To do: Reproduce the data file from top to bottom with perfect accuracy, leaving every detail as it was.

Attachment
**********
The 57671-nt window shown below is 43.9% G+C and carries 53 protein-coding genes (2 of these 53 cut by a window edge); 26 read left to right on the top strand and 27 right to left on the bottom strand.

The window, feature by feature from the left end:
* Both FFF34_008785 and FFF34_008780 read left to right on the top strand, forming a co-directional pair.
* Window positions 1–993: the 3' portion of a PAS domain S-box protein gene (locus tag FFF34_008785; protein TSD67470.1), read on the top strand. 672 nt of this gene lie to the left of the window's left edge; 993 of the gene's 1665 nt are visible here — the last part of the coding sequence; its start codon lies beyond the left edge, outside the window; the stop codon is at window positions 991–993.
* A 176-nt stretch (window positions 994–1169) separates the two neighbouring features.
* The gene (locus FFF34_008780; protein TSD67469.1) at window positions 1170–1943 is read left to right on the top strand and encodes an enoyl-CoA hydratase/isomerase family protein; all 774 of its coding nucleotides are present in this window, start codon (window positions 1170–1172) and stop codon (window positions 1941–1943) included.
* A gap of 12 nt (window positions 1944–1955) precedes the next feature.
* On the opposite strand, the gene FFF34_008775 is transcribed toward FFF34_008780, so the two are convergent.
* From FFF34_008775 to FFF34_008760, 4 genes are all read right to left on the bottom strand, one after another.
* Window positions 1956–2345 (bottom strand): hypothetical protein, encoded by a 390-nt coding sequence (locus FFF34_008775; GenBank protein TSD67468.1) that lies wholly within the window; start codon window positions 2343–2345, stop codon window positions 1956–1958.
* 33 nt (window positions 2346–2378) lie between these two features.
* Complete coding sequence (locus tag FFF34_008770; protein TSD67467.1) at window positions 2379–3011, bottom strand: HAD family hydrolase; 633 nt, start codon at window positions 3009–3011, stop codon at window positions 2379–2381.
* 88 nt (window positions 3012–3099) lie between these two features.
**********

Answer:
The 57671-nt window shown below is 43.9% G+C and carries 53 protein-coding genes (2 of these 53 cut by a window edge); 26 read left to right on the top strand and 27 right to left on the bottom strand.

The window, feature by feature from the left end:
* Both FFF34_008785 and FFF34_008780 read left to right on the top strand, forming a co-directional pair.
* Window positions 1–993: the 3' portion of a PAS domain S-box protein gene (locus tag FFF34_008785; protein TSD67470.1), read on the top strand. 672 nt of this gene lie to the left of the window's left edge; 993 of the gene's 1665 nt are visible here — the last part of the coding sequence; its start codon lies beyond the left edge, outside the window; the stop codon is at window positions 991–993.
* A 176-nt stretch (window positions 994–1169) separates the two neighbouring features.
* The gene (locus FFF34_008780; protein TSD67469.1) at window positions 1170–1943 is read left to right on the top strand and encodes an enoyl-CoA hydratase/isomerase family protein; all 774 of its coding nucleotides are present in this window, start codon (window positions 1170–1172) and stop codon (window positions 1941–1943) included.
* A gap of 12 nt (window positions 1944–1955) precedes the next feature.
* On the opposite strand, the gene FFF34_008775 is transcribed toward FFF34_008780, so the two are convergent.
* From FFF34_008775 to FFF34_008760, 4 genes are all read right to left on the bottom strand, one after another.
* Window positions 1956–2345 (bottom strand): hypothetical protein, encoded by a 390-nt coding sequence (locus FFF34_008775; GenBank protein TSD67468.1) that lies wholly within the window; start codon window positions 2343–2345, stop codon window positions 1956–1958.
* 33 nt (window positions 2346–2378) lie between these two features.
* Complete coding sequence (locus tag FFF34_008770; protein TSD67467.1) at window positions 2379–3011, bottom strand: HAD family hydrolase; 633 nt, start codon at window positions 3009–3011, stop codon at window positions 2379–2381.
* 88 nt (window positions 3012–3099) lie between these two features.